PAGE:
Tuesday, May 26, 2009

Atlanta school officials still waiting for "immediate action" in case of boy with autism who may have been beaten

From WXIA-TV in Atlanta. You can see pictures and read the background of the case here.

ATLANTA, Ga. -- The deadline came and went. Atlanta Public Schools (APS) waited four days for a response in an autism abuse case. Instead they received a statement that didn't tell them much of anything. School officials made their demand after seeing our story about Stefan Ferrari, (pictured) an 11-year-old boy with autism who is non verbal.

A judge ruled Stefan was abused at his school which is run by the state agency Metro RESA. Atlanta school officials, who sent Stefan there, demanded immediate action in the case, setting Friday as a deadline. But at 3 p.m. on May 22, all they received was a statement 11Alive had already seen.

In her statement sent to Doctor Beverly Hall via email, Metro RESA executive director Doctor Fran Perkins says that on the advice of MRESA'S attorney they would only prove APS "the same statement given to 11Alive News." That statement says "They take very seriously the allegation of misconduct by personnel towards any student."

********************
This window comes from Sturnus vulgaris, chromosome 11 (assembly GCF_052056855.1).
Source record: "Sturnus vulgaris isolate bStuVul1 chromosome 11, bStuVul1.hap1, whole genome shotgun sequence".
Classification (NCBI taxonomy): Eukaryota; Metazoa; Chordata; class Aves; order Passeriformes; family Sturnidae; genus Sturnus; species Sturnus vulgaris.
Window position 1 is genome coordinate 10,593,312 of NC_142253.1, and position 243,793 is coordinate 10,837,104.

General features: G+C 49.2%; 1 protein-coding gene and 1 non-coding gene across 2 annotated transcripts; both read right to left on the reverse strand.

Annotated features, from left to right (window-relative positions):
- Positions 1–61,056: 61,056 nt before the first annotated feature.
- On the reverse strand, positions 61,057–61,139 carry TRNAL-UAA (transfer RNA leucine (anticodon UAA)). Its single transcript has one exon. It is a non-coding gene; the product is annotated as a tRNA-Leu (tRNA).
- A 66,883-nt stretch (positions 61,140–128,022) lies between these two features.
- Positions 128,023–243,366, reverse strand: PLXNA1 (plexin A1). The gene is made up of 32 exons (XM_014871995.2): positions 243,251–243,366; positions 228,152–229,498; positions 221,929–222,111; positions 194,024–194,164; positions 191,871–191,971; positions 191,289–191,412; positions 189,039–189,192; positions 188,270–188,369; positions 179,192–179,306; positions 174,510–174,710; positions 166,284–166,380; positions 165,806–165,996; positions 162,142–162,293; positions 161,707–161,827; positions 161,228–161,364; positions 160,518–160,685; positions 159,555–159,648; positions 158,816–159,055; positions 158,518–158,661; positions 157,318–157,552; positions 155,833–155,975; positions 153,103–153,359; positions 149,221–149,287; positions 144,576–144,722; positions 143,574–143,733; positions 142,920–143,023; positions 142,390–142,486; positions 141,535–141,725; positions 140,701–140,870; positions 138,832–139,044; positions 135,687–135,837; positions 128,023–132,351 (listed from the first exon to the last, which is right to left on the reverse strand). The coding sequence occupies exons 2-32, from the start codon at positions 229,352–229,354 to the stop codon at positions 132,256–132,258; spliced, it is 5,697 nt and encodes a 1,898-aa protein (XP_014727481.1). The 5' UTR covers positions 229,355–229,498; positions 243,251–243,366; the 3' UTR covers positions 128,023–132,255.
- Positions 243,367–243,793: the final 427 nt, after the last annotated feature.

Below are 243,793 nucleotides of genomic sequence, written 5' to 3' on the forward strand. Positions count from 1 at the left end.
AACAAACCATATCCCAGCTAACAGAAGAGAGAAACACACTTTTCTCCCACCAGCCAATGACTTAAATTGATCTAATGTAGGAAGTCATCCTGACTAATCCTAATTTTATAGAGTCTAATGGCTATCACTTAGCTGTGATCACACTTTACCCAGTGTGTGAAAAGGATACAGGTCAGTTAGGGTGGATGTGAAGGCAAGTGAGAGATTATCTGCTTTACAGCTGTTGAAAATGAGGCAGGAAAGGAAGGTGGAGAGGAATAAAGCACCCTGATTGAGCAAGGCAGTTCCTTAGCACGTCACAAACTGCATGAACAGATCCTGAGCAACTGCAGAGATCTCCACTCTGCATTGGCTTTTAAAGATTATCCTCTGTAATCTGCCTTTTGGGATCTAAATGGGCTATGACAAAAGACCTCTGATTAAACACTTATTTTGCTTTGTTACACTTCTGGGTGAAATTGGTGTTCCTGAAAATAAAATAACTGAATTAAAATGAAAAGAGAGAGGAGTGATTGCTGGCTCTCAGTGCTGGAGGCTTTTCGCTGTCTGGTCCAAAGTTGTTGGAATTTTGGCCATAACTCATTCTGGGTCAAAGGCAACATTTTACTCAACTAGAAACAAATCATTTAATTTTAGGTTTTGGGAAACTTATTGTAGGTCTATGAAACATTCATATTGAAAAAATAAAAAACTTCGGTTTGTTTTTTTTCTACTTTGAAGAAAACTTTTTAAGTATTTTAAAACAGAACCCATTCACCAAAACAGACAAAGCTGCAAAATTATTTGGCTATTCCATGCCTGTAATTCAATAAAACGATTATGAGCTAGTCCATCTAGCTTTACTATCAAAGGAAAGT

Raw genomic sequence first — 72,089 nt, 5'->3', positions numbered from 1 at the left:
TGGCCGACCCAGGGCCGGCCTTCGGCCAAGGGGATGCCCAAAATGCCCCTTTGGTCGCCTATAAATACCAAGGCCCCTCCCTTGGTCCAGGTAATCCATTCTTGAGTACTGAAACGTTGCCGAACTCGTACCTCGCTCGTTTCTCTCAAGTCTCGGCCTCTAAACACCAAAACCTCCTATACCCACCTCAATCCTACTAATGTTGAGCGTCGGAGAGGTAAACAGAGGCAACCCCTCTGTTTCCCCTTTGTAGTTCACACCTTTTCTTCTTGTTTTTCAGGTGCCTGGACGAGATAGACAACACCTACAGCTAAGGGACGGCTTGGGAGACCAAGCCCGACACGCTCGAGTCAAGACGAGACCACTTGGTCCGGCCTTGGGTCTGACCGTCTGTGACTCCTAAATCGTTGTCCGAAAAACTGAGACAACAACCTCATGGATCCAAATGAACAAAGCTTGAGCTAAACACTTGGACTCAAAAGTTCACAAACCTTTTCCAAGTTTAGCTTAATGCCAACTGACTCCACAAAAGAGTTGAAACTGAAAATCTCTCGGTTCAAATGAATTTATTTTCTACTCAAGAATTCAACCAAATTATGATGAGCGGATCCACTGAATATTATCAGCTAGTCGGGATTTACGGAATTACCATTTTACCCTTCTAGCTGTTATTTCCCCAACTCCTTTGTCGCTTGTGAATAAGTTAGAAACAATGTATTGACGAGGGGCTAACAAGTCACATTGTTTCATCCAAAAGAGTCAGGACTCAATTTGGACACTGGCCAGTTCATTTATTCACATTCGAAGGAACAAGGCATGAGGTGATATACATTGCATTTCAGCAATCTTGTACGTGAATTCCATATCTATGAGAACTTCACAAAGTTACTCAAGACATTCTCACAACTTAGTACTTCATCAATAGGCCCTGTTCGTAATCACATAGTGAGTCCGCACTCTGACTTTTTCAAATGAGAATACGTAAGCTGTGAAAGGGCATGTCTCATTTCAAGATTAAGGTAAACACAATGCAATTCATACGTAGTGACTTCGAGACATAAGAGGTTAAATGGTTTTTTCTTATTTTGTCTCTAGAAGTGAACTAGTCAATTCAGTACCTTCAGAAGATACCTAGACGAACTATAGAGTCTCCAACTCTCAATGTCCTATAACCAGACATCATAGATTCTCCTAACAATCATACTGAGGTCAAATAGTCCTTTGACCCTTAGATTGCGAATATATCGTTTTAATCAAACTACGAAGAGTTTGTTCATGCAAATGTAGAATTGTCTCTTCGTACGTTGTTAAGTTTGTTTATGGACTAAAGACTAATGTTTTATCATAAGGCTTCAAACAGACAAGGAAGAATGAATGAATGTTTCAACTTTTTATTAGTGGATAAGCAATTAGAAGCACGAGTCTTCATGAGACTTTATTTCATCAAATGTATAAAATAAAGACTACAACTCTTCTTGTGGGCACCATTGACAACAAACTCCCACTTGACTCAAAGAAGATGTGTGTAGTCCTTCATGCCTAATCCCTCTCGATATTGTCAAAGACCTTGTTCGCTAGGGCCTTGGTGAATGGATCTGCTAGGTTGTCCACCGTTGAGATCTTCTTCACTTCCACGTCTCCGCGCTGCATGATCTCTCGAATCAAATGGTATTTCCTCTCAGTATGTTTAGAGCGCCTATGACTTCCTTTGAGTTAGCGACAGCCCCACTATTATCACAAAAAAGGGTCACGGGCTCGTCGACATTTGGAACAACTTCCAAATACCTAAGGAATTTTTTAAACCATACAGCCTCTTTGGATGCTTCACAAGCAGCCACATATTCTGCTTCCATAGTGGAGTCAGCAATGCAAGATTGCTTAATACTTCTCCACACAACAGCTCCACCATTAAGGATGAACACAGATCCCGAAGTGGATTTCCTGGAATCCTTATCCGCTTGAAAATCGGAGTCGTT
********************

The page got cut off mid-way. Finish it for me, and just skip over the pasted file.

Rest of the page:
Perkins says "We are addressing personnel matters within the parameters of Georgia Law. Therefore we are unable to discuss these matters."

One hour later, Dr. Hall fired back this email to Perkins saying, "I need your assurance that the teacher in question, is not and will not be interacting with any APS students."

In their May 19 request Atlanta Public School Officials also asked for a plan of what Metro RESA was doing to make sure this doesn't happen to another student. Because there was no mention of that, Dr. Hall also writes in the e-mail "We are assigning a staff person to ensure the appropriateness of the services and learning environment for our students at North Metro."

Gov.Sonny Perdue told 11Alive two days ago he was going to look at the case. His spokesperson Bert Brantley tells 11Alive that Governor Perdue read the ruling, has heard the audio and feels the ruling was appropriate and reasonable and he has asked Georgia's Child Advocate Judge Tom Rawlins to look into how this case was initially handled.